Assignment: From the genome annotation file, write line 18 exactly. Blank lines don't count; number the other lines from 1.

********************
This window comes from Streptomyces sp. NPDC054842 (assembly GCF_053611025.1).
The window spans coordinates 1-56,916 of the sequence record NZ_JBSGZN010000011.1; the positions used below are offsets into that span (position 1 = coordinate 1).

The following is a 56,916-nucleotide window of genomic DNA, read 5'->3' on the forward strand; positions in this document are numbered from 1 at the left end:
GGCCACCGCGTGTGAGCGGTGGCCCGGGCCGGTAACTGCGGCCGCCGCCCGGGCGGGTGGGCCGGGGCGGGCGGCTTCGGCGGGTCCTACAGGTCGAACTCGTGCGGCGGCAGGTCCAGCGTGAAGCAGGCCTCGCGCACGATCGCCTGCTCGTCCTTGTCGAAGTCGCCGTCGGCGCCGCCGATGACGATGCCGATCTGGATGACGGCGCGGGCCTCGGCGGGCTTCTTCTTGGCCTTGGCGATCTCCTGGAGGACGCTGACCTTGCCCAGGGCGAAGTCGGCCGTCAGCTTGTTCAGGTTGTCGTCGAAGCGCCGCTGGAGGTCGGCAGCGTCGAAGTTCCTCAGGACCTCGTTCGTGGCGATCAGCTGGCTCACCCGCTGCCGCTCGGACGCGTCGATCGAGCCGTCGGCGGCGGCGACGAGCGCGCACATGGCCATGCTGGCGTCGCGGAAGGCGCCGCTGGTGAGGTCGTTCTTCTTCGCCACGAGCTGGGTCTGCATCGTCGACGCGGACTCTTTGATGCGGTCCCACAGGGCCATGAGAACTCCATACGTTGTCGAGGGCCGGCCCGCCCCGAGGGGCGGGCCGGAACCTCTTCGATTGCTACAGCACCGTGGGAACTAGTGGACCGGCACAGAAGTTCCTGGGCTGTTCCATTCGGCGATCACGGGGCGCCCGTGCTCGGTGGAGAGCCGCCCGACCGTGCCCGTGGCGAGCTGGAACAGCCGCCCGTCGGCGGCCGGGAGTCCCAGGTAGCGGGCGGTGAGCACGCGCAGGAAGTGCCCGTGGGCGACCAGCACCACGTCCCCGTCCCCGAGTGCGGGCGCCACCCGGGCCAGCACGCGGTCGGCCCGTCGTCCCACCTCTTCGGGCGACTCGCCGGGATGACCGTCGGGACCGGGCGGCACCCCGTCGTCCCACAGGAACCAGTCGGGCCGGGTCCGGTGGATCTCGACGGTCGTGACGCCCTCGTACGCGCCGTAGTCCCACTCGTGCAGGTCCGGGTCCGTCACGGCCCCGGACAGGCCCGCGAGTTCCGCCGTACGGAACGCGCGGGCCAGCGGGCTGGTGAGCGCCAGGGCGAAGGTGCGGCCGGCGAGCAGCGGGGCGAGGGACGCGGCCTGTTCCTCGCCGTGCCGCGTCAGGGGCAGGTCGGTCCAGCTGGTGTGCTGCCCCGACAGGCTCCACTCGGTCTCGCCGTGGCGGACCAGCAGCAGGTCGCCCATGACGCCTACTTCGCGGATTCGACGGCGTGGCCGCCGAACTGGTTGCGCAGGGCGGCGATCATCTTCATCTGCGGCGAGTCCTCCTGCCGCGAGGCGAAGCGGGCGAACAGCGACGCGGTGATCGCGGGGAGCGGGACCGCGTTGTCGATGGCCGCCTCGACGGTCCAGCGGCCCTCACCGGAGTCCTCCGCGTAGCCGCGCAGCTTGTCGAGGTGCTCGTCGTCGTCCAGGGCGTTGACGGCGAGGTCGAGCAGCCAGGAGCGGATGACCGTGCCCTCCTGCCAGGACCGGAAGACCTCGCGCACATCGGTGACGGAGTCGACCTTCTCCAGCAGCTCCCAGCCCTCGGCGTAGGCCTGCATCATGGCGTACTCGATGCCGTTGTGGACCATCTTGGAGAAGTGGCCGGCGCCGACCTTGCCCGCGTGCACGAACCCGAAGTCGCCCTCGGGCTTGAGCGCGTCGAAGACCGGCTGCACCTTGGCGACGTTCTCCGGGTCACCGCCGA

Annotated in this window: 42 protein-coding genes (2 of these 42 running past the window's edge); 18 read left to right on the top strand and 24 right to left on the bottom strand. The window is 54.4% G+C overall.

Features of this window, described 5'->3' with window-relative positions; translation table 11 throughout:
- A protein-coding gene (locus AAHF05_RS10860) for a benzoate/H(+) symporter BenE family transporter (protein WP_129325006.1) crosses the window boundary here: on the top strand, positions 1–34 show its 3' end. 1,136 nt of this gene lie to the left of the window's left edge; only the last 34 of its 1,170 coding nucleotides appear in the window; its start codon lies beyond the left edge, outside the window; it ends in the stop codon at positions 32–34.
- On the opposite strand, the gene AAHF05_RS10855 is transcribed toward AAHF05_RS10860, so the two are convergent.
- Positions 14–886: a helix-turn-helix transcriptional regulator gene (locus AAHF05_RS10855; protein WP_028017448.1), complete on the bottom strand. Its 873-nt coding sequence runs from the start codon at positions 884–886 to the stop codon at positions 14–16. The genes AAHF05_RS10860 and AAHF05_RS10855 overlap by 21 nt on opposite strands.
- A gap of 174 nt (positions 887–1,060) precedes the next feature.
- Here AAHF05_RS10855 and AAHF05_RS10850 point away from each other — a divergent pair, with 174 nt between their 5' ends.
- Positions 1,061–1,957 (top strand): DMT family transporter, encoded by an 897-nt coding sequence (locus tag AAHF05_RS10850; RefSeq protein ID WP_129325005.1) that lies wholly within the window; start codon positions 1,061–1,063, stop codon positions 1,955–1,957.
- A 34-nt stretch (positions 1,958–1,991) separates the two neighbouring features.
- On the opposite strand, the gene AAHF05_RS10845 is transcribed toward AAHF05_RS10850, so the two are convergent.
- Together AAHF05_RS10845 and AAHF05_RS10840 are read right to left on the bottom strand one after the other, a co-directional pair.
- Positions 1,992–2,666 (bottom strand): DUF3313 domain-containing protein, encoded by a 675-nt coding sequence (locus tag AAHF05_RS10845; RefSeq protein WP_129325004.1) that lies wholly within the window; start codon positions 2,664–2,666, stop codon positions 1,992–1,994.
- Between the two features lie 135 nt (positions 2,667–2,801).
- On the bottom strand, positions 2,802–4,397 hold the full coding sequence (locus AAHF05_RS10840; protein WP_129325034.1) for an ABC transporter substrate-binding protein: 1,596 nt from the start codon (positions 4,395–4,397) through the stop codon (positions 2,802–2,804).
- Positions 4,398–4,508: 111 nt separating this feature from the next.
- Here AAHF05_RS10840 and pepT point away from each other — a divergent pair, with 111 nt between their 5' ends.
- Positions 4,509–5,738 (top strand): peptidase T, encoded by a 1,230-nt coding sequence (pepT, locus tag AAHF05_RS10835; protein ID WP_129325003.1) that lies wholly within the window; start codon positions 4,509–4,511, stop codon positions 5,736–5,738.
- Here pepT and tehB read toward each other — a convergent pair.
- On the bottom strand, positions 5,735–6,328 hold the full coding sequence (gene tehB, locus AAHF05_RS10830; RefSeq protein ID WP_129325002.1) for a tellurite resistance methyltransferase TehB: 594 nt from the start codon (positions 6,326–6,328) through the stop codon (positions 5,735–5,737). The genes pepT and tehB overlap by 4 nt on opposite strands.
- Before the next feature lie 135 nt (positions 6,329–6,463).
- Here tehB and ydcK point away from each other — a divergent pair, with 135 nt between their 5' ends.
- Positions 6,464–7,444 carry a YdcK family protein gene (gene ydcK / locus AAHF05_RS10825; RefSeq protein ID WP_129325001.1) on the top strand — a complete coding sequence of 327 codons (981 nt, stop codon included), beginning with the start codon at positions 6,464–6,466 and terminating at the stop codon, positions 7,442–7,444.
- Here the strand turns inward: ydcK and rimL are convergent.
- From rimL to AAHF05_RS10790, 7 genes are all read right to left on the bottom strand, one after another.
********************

- On the bottom strand, positions 2,802–4,397 hold the full coding sequence (locus AAHF05_RS10840; protein WP_129325034.1) for an ABC transporter substrate-binding protein: 1,596 nt from the start codon (positions 4,395–4,397) through the stop codon (positions 2,802–2,804).